- Peter Golden says: "Khazaria, for example, which as a genuine state had a need for literacy, has left us only documents in Hebrew, reflecting the Judaization of the ruling elements. Indeed, their language about which there are still many unanswered questions, is known, such as it is, almost exclusively from the titles and names of prominent Khazars recorded in the historical records of neighboring sedentary states." If there are new developments in this please include the references in the article.
- It looks like the person in the first post is confusing the terms "Turkish" and "Turkic". I can't complain much, though, because I did too at one time. Gringo300 05:13, 28 July 2006 (UTC)
I'm removing this article from the GA/self nom list because:
- No sections, implying that there is no clear-cut lead
- Article is too short, and comprehensiveness needs to be worked on
- Lack of inline citations (not a reason for removal, just a note)
- Image does not have copyright tag
AndyZ 00:51, 3 March 2006 (UTC)
- The image is a copy of a thousand-year old text. It is ineligible for copyright Briangotts (Talk) (Contrib) 03:24, 3 March 2006 (UTC)
Is Altaic disputed ?
If there exists a dispute, what is?. I shall wait for a while for any discussion, if no reliable information or source (scientific journals are the best place to find primary source articles) given there, i'll remove the Altaic "(disputed)" statement. Furthermore, if there exist such a dispute, this should be done in the "Altaic Languages" section. e104421
- I think there might be a misunderstanding. There is no dispute that Altaic is a language group. There is some dispute as to whether the khazar language was in fact Altaic. Briangotts (Talk) (Contrib) 16:08, 3 September 2006 (UTC)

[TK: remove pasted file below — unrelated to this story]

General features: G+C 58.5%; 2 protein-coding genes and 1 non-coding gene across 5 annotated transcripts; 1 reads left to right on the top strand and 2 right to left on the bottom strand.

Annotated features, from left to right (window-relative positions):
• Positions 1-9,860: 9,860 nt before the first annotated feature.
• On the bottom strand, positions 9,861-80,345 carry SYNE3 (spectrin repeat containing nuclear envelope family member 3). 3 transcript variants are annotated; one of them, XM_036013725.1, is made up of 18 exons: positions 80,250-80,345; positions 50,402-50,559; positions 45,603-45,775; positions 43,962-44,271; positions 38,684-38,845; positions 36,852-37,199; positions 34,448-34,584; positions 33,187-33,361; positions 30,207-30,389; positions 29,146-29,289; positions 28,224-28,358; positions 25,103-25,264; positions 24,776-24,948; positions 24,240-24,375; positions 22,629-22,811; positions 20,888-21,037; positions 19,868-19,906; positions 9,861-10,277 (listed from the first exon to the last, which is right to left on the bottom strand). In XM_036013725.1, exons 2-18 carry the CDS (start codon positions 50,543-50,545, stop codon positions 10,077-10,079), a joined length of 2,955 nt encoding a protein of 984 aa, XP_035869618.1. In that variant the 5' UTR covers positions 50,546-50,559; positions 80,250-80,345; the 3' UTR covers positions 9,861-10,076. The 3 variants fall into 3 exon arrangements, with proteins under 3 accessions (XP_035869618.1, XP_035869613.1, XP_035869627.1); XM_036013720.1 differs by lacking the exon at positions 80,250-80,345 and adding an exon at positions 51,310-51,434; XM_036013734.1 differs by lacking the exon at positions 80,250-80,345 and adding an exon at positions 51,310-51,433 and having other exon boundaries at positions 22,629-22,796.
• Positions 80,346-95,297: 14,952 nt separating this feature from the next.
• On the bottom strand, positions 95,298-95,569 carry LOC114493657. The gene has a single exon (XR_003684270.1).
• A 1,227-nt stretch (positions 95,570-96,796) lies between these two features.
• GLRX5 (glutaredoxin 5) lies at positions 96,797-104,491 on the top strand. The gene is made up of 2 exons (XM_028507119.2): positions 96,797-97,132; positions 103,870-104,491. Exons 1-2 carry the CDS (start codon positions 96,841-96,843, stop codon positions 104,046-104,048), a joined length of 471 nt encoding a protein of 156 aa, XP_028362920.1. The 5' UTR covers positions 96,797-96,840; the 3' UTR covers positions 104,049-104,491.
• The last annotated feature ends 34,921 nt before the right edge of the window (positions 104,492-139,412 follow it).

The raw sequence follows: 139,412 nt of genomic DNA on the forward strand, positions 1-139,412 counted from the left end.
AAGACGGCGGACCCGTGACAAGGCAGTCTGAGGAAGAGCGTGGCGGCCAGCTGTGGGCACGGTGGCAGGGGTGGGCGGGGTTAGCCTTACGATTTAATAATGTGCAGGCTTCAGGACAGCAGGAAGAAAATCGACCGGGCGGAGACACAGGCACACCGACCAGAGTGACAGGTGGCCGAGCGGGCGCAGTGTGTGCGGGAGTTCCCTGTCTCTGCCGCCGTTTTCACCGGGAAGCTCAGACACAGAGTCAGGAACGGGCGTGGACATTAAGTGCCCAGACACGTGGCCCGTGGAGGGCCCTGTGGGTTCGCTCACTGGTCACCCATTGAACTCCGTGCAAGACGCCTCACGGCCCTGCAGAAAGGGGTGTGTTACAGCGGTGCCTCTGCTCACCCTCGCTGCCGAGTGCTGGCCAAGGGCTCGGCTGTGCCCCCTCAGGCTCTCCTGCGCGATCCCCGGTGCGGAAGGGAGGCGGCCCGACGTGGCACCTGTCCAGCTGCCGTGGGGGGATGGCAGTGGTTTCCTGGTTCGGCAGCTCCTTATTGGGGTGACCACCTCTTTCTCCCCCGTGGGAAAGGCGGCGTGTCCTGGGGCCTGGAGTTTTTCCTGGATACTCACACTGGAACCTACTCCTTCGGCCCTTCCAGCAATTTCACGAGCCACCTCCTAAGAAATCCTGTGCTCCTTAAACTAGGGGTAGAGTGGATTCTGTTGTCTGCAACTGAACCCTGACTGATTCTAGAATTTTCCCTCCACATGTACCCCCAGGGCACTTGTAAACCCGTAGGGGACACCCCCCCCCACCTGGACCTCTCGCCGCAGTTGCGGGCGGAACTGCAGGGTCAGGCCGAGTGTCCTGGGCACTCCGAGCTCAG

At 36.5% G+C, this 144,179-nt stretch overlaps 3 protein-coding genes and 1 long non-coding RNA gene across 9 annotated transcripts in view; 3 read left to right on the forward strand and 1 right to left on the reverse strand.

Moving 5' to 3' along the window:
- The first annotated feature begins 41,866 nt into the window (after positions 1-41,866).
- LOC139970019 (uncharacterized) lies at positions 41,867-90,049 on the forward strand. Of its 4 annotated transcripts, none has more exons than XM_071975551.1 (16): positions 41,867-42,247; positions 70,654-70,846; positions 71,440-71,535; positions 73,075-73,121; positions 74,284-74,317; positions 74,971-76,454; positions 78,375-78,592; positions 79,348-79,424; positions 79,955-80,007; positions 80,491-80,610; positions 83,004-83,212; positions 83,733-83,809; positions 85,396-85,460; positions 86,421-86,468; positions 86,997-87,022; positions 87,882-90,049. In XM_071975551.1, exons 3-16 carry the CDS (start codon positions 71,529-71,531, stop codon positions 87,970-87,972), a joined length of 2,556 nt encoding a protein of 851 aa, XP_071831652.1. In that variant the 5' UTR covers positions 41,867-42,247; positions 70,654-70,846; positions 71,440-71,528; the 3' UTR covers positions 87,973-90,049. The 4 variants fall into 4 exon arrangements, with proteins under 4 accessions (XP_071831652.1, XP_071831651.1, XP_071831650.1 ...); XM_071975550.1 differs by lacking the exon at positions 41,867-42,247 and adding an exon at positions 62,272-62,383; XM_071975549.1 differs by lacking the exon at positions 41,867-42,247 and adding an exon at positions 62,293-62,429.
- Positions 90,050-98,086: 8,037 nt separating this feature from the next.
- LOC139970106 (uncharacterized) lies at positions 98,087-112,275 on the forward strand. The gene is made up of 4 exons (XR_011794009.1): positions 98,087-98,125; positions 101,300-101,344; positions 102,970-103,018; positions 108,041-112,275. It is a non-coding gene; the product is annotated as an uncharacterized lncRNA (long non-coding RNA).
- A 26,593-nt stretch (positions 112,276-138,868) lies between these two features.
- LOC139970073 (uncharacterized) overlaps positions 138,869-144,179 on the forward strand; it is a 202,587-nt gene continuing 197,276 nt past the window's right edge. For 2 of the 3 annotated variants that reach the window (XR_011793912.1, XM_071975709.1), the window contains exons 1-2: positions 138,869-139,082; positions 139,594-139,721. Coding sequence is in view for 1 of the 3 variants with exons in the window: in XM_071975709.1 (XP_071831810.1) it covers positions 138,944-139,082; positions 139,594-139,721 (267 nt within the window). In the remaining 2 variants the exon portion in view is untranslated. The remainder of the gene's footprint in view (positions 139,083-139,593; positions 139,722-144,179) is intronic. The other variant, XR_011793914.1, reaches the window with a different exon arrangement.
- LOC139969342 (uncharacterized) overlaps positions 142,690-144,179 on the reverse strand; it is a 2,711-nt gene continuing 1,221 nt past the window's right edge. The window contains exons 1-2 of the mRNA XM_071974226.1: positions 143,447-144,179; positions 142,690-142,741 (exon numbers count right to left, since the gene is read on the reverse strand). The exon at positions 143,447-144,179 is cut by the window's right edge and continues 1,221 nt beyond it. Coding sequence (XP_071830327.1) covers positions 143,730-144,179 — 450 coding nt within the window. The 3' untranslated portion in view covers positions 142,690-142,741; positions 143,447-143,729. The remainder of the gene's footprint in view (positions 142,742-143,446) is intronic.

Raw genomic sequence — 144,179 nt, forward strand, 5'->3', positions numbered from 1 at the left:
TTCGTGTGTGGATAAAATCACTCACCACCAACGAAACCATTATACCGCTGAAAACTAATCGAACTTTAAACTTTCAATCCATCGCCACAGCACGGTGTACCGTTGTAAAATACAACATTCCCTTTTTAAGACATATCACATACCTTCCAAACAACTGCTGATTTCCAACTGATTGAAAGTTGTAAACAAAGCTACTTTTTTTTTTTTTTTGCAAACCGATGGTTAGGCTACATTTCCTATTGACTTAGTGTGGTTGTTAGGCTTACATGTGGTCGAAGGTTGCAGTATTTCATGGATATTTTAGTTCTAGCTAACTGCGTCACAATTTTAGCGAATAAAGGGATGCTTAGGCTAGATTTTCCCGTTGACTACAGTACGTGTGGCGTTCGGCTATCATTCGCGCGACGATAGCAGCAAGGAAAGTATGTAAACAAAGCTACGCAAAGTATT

- Hi, The main problem is related with the "(disputed)" tag, cause this leads misunderstanding. There exists Altaic Languages but there is going on discussion about Altaic thesis. This "(disputed)" tag causes the misunderstanding that "--- language's being Altaic is disputed". For this reason, i'm supporting to remove the "disputed" tag. The discussion should be done either in the Altaic Languages page or maybe better in the Altaic hypothesis page. We're stil discussing the issue. e104421 3 September 2006, 20:25 (UCT)
Khazarian Rovas script
Based on the researches carried out in Hungary in the last decades, the Hungarian science obtained some interesting results. Since most of the publications in Hungarian, these results are not well-known. I recommend to visit the following pages:
- Alsószentmihály Rovas inscription - this is the relic of a Khazarian leader, whose religion was Karaite,
- Khazarian Rovas script - this is a comprehensive overview of the Khazarian Rovas script, albeit it is very short. — Preceding unsigned comment added by Rovasscript (talk • contribs) 13:36, 30 June 2011 (UTC)
What the hell does it even mean to suggest that "the Khazar language was Common Turkic, not Ogur"? The Khazar language was spoken in the 10th century. Surely nobody is suggesting it is identical with Proto-Turkic? As the Common Turkic article points out, "Southwestern Common Turkic" is just another term for Oghuz.
I am in no position to judge whether the publication by Vékony (2004) is worthless, or alternatively just the people reporting the alleged content of that publication, but something is going terribly wrong here. Before we go into the question whether the gist of Vékony is reported accurately, we need to know if Nap Kiad is an academic publisher, viz. if we are looking at an academic reference here. If this is just the normal hobbyist rune-cruft, we can safely ignore it. If it is academic, we need to figure out what the hell Vékony actually tried to say. --dab (𒁳) 13:58, 30 June 2011 (UTC)
- Vékony is an academic indeed (he was an archaeologist officially, but well read in history and also in historical linguistics). However, the cited 2004 book is a postumous edition of his unpublished manuscripts he was working on. The quality of the *editorial* work is miserable, the contents and Vékony's research are inspiring though. Therefore I'd remove the "dubious" tag from the *citation* itself. Conserning the "Khazarian" script, however, there is no widely accepted reading. Both Russian scientists did some readings (Kyzlasov), and also Vékony has kontributed, but I would not call the reading definitive or solved, and would consider the script as undeciphered, by large. Szabi (talk) 11:42, 27 November 2011 (UTC)